Walking into Wildflower, it's difficult to tell at first that it's a flower shop. The place is filled with a wide variety of high-end tchotchkes and home decor supplies -- everything from candles to furniture. It's a testament to the owners' organizational and design skills that the sheer volume doesn't quite feel overwhelming. It takes a few minutes to find the actual flowers, which occupy a cooler in the back corner.

But when Goldman puts a modest $40 flower order on the front desk, the owners' true passion becomes evident. The men, casually but neatly dressed in tennis shoes, jeans and tucked-in shirts, take turns picking at the bouquet, an arrangement of Dutch mums, wax flowers, delphiniums, irises and ornamental coffee beans. Their obsessive attention to the flowers appears instinctual, almost subconscious. To my untrained eye, their ministrations make no difference.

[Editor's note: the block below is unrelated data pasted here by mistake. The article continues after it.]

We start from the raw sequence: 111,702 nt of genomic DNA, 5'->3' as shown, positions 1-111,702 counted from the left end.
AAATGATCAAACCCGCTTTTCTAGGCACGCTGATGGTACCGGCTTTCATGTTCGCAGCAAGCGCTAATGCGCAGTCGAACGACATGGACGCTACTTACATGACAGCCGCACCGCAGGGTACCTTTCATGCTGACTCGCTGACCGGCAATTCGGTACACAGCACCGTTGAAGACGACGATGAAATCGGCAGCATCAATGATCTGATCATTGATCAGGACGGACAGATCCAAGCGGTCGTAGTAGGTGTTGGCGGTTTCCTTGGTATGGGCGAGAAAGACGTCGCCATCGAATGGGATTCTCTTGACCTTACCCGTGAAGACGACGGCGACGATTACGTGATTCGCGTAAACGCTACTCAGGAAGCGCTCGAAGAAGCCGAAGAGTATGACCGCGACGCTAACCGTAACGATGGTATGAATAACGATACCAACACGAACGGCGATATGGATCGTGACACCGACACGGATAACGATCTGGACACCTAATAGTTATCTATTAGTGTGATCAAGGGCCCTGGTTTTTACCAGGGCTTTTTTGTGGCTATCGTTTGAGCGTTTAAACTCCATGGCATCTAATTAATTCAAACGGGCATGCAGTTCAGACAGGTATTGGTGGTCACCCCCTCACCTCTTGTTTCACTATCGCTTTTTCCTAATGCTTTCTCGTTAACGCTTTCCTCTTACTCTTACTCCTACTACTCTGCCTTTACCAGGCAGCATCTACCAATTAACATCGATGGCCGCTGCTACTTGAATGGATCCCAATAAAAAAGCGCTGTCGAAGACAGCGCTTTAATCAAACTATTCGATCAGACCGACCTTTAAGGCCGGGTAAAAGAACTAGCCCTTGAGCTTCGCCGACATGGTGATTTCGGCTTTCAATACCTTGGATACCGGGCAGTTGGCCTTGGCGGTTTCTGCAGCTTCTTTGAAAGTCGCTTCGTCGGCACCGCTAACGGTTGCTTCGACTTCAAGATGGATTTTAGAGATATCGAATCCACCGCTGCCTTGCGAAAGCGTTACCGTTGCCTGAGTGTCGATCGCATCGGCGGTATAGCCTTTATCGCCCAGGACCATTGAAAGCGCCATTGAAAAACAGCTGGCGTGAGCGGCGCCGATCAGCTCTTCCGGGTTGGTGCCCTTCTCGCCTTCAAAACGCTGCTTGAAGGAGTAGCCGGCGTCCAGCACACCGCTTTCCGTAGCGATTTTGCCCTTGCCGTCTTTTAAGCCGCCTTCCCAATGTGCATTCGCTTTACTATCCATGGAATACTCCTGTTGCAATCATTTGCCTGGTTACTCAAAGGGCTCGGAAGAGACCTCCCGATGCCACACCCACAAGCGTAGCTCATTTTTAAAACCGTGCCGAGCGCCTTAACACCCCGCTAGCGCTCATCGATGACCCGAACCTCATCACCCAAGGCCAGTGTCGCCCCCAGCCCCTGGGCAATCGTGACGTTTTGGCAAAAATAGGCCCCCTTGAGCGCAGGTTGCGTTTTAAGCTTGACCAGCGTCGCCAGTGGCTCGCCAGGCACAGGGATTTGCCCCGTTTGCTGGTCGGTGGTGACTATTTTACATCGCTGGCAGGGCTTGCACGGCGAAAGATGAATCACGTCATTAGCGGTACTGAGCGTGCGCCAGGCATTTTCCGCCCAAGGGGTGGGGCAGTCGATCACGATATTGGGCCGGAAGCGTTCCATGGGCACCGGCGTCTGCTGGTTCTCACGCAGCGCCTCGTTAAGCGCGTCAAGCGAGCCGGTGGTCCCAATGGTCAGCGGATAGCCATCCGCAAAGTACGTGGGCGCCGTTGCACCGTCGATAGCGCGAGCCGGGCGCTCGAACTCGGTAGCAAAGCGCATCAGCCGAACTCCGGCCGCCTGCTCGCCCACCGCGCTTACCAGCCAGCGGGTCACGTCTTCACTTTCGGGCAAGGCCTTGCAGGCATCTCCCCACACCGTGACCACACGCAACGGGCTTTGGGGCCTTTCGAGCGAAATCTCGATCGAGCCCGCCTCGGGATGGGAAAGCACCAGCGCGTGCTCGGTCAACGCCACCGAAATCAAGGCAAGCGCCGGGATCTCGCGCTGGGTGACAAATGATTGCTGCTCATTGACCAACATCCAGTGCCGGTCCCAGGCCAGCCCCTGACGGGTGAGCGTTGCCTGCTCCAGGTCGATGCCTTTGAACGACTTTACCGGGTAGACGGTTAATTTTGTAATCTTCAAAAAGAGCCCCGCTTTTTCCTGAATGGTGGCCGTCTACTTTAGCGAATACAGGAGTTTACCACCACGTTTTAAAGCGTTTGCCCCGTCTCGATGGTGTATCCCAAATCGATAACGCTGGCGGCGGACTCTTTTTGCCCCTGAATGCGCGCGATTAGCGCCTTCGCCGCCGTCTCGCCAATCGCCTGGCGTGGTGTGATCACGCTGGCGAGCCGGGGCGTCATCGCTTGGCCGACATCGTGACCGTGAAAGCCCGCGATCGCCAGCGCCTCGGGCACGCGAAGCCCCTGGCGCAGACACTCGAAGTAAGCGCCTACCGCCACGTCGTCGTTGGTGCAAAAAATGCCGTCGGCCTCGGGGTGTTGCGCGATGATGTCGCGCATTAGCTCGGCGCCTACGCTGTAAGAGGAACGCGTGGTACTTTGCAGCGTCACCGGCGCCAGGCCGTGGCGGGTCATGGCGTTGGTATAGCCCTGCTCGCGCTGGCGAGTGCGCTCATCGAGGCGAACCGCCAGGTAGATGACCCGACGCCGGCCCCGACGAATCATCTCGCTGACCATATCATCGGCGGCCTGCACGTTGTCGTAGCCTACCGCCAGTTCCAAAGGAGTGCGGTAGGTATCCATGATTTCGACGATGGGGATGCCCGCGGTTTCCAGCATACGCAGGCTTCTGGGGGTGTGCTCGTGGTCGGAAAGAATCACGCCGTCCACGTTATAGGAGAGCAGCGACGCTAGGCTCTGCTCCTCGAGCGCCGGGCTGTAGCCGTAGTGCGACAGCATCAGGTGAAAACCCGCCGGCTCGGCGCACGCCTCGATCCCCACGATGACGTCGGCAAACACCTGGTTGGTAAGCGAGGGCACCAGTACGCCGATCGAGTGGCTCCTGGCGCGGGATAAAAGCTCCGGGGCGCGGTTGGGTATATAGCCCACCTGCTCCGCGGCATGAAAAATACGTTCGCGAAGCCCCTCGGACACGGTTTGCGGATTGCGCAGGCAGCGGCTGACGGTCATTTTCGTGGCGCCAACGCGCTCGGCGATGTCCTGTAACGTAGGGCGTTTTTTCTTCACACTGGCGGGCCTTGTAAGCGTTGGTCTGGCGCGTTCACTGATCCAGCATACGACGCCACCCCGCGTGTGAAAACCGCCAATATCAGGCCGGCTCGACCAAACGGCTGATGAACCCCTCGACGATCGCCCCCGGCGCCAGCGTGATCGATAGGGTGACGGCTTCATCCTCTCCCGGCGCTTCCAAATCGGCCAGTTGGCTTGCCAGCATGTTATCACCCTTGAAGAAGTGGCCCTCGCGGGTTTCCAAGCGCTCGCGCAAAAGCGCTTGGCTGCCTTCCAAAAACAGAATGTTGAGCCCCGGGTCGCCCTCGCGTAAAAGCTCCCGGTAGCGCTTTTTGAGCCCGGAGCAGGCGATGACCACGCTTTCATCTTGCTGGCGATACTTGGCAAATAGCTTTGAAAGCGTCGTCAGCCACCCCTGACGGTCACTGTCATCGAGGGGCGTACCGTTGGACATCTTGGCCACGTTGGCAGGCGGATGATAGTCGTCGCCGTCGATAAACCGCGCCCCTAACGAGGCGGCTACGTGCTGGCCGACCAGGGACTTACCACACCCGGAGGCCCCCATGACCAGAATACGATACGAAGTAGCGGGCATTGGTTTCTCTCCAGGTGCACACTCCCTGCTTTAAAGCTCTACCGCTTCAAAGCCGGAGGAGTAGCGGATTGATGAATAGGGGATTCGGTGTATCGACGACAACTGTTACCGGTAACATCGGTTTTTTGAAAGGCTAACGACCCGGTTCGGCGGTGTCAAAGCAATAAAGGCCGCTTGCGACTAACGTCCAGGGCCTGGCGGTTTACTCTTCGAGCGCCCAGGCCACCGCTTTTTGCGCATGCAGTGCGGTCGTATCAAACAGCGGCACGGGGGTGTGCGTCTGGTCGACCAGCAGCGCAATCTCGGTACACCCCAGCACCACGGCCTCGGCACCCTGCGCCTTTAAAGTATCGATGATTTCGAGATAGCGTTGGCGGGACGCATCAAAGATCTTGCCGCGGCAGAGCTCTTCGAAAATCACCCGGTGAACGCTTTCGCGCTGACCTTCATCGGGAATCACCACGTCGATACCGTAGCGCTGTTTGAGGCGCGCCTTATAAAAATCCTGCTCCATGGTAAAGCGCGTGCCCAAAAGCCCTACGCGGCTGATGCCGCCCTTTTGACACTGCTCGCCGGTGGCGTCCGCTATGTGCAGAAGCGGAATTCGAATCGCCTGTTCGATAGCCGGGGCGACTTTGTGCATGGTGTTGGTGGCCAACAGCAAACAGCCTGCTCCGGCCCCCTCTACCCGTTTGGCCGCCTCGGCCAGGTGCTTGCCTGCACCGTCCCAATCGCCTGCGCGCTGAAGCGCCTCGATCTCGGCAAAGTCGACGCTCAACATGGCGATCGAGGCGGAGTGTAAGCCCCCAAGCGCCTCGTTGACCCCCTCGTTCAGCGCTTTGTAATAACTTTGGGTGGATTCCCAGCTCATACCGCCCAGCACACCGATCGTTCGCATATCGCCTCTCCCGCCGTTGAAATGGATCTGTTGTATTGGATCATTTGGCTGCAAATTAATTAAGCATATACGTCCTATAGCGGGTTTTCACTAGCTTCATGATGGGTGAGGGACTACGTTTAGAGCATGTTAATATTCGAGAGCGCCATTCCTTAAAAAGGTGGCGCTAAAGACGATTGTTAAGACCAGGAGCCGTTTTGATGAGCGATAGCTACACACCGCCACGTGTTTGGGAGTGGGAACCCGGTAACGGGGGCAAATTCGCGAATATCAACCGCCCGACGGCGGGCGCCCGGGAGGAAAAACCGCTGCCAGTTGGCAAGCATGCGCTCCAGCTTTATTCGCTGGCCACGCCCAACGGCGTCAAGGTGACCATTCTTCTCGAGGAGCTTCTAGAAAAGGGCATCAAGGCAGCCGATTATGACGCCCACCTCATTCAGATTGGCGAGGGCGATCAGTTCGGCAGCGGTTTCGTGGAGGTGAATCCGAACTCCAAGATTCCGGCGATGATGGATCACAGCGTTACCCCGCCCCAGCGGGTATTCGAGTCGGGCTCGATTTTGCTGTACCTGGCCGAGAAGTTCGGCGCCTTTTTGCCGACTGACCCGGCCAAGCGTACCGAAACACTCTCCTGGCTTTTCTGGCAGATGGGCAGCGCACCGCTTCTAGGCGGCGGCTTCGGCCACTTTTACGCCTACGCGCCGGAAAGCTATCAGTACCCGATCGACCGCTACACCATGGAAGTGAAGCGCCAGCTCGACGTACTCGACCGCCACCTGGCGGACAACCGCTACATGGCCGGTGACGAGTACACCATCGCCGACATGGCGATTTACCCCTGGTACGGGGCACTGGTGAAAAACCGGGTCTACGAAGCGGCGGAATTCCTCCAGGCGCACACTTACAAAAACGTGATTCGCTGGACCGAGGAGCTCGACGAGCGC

While Goldman is answering a question, I notice Michaels -- a blond, broad-shouldered, 6-foot-plus linebacker-looking guy -- pick a tiny, dried bud from the stem of a wax flower. At least, I think that's what he's doing. His hands are moving so quickly that it's hard to tell.

When I ask Michaels to explain what he's doing, he looks up and blushes, as if caught doing something he didn't mean for me to see. "I'm playing," he answers sheepishly. He and Goldman elaborate on this comment a moment later. "That's not far from the truth," says Michaels. "It's actually a lot of fun. I mean, the flower business is a lot of work --" Goldman chimes in, "It's a lot of work." Michaels continues, "You can be here 12 hours a day, cleaning buckets, sweeping the floor." "Picking up the flowers," adds Goldman. "But when you actually get to do an arrangement," concludes Michaels, "it's playtime."

Listening to them describe what florists actually do, I get the sense that these "playtime" moments are few and far between, and I begin to understand why their average wedding bill runs between two and three thousand dollars. "You look at a flower," says Michaels, "and nobody really realizes how much work and energy goes into it."